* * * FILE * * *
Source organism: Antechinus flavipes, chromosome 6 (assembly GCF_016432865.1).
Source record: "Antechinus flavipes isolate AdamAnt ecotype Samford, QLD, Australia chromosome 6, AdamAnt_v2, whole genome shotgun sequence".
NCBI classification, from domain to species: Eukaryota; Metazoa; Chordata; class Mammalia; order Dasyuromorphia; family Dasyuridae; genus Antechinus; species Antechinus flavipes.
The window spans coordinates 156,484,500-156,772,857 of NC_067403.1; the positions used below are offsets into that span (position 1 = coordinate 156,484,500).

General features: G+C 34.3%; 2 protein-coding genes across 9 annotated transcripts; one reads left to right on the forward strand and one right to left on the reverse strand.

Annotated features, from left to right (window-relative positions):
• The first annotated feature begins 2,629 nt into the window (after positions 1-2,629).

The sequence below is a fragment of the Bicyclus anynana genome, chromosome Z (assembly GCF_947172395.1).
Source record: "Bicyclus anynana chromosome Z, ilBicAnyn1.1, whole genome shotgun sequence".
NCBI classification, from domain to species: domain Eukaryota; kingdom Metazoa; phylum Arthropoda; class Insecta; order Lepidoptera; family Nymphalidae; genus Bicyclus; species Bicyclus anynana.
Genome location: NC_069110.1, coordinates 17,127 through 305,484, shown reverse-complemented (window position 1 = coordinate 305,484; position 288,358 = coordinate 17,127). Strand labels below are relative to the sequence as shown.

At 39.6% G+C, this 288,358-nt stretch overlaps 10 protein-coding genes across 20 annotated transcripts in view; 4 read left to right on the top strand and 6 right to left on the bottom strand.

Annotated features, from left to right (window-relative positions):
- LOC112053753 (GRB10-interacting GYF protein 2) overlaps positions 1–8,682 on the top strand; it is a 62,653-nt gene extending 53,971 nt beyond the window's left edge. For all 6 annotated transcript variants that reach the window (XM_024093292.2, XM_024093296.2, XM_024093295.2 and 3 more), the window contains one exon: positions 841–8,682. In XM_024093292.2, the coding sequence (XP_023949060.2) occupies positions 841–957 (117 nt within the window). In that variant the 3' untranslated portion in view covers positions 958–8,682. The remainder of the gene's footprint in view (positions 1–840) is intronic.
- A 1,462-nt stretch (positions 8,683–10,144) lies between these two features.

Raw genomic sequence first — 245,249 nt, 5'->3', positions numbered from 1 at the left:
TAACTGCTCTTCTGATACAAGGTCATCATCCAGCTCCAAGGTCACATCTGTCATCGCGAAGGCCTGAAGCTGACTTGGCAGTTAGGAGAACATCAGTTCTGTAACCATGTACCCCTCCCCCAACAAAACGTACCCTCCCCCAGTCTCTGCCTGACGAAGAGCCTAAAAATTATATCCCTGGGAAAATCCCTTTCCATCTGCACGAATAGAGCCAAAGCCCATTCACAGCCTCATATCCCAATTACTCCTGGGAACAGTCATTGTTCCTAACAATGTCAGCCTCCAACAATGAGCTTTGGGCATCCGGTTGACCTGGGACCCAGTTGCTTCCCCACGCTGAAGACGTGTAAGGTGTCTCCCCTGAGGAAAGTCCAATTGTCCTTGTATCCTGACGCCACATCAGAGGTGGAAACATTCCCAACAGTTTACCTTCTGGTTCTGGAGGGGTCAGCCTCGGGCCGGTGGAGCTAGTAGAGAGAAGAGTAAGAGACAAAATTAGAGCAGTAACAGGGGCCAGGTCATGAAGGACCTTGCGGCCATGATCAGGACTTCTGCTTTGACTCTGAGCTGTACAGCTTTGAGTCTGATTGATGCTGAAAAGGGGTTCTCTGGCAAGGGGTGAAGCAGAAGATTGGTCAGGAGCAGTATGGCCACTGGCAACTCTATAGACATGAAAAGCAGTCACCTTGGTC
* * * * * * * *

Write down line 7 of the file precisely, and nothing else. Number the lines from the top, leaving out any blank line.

• The first annotated feature begins 2,629 nt into the window (after positions 1-2,629).